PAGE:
Freedom of global movement for CAs is being increased!

A representation of the world and its travel routes
By Alex Burden, Student Blog

2 February 2017

Have you envisioned yourself working across the globe as you build your CA career? The freedom of movement for CAs is being extended across Europe to enhance the status of the ICAS qualification and strengthen reciprocity agreements.

The Common Content group, established in 2001, is instrumental in aligning the work of professional accountants and auditors across Europe to enhance the education and training available, and establish a benchmarked standard of excellence for all accountancy and auditor qualifications.

The project now includes Belgium, France, Germany, Ireland, Italy, the Netherlands, and the UK as full members, and Poland, Romania and the latest addition, Spain, as Associate Members.

Hans van Damme, the Chair of the Steering Group, welcomed the Instituto de Censores Jurados de Cuentas de España (ICJCE), the Spanish body for accountancy and auditing practitioners:

“Spain has the fifth largest economy in the EU and consequently the Spanish auditing profession plays an important role in the European economy and in the European profession.”

We have relationships with Australia, New Zealand, South Africa, Canada, Hong Kong, England, and Ireland, and their qualifications are based on a legal education system that is very similar to Scotland.   Mark Allison, ICAS Executive Director of Education

Associate members include institutes whose qualification is not yet equivalent, but the group is working together to establish areas for change and bring qualifications into line with each other.

“The idea for the Common Content group originally came from trying to extend the reciprocity agreements that ICAS has with English-speaking professional bodies,” explains Mark Allison, Executive Director of Education.

“We have relationships with Australia, New Zealand, South Africa, Canada, Hong Kong, England, and Ireland, and their qualifications are based on a legal education system that is very similar to Scotland.”

Currently, a member of the South African institute can become an ICAS member with no exams, so the ultimate reciprocity deal is ‘no exam, no experience’: “It’s a huge advantage,” said Mark.

“You can join your ‘local’ institute purely on the strength of an application form because we’ve done all the work behind the scenes to check the qualification, exams, syllabus and work experience.”

Ensuring freedom of movement for CAs around Europe

There are far greater differences in accounting around Europe than between the UK and Canada, or Scotland and Hong Kong, for example.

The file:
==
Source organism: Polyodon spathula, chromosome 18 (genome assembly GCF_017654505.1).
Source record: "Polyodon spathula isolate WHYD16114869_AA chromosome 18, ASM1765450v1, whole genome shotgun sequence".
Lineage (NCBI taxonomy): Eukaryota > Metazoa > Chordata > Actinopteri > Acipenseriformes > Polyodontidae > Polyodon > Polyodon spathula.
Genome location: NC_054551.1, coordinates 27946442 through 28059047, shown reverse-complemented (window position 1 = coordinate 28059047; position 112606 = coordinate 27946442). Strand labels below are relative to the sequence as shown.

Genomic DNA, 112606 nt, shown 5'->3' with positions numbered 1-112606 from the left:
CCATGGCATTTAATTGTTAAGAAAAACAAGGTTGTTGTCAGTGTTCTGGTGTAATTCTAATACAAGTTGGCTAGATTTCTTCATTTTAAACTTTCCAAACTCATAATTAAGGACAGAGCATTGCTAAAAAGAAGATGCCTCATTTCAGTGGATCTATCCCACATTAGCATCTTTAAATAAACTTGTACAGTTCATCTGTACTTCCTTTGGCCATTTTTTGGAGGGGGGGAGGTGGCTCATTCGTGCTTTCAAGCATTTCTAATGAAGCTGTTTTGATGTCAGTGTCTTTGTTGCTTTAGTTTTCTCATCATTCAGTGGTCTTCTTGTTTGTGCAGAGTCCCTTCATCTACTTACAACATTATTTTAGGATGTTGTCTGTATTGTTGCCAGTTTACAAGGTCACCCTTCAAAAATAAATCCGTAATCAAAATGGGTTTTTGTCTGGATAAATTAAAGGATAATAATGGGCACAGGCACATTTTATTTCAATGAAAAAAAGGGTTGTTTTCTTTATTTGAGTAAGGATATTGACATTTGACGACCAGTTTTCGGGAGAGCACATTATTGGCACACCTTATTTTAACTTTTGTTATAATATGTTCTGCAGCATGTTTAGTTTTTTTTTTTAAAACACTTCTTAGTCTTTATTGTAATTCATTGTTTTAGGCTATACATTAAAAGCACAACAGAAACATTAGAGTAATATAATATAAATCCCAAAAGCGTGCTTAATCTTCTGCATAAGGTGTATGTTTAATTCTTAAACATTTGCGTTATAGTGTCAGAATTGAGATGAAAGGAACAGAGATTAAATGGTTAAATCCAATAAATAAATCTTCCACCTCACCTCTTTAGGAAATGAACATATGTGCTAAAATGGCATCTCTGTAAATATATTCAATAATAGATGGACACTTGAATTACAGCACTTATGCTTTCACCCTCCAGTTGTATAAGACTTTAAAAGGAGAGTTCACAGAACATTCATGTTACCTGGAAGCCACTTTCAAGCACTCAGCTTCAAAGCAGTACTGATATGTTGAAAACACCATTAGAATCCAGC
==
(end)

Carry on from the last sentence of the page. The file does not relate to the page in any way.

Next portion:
“We decided that if there was a broad equivalence between European qualifications then we could agree they were structurally similar,” said Mark. “This development gives our members and future members the opportunity to go to any of these countries and have their CA qualification recognised.”

One of the benefits of this project is that if an ICAS member wished to work as an auditor in Germany, their institute already knows the high standard of our qualification. Mark Allison

Mark is a founding member of the group and works with fellow institutes to extend the reciprocity agreements across Europe.

“Anything you do in the European context needs to be also aligned with what happens in the European Commission in Brussels, which doesn’t recognise accounting, but does recognise auditing,” said Mark.

“We are making sure that our qualifications also match the EU requirements for movement of auditors. One of the benefits of this project is that if an ICAS member wished to work as an auditor in Germany, their institute already knows the high standard of our qualification and the member has a clear pathway to becoming a registered auditor in Germany.”

“We can then guide you on becoming a member of the ‘local’ institute, as well as helping you take advantage of the services available, such as training, advice on working practices in that country, and recruitment or job opportunities.”

What is the impact of Brexit?

Now that Brexit is likely to be enacted in the following years, the big question is how this will affect reciprocity agreements for accounting across the globe.

“One of the risks that the UK has in Brexit is that professionals who are qualified in the UK and currently have freedom of movement around in Europe (and are recognised as professionals in Europe) may not have that status in the future," said Mark.

“ICAS is working hard to ensure that we maintain that status for our members because we don’t want their ability to work in different countries to diminish.

"This is a European project rather than an EU project, and so we would continue to be a part of this group regardless of what occurs with Brexit; be rest assured that ICAS is working to protect members’ rights in Europe.”


Watch this space for announcements on our work with the US, Singapore and Austria in the coming year, as we continue to strengthen our member pathways to global working arrangements.

Topics

  • CA Student blog

Previous Page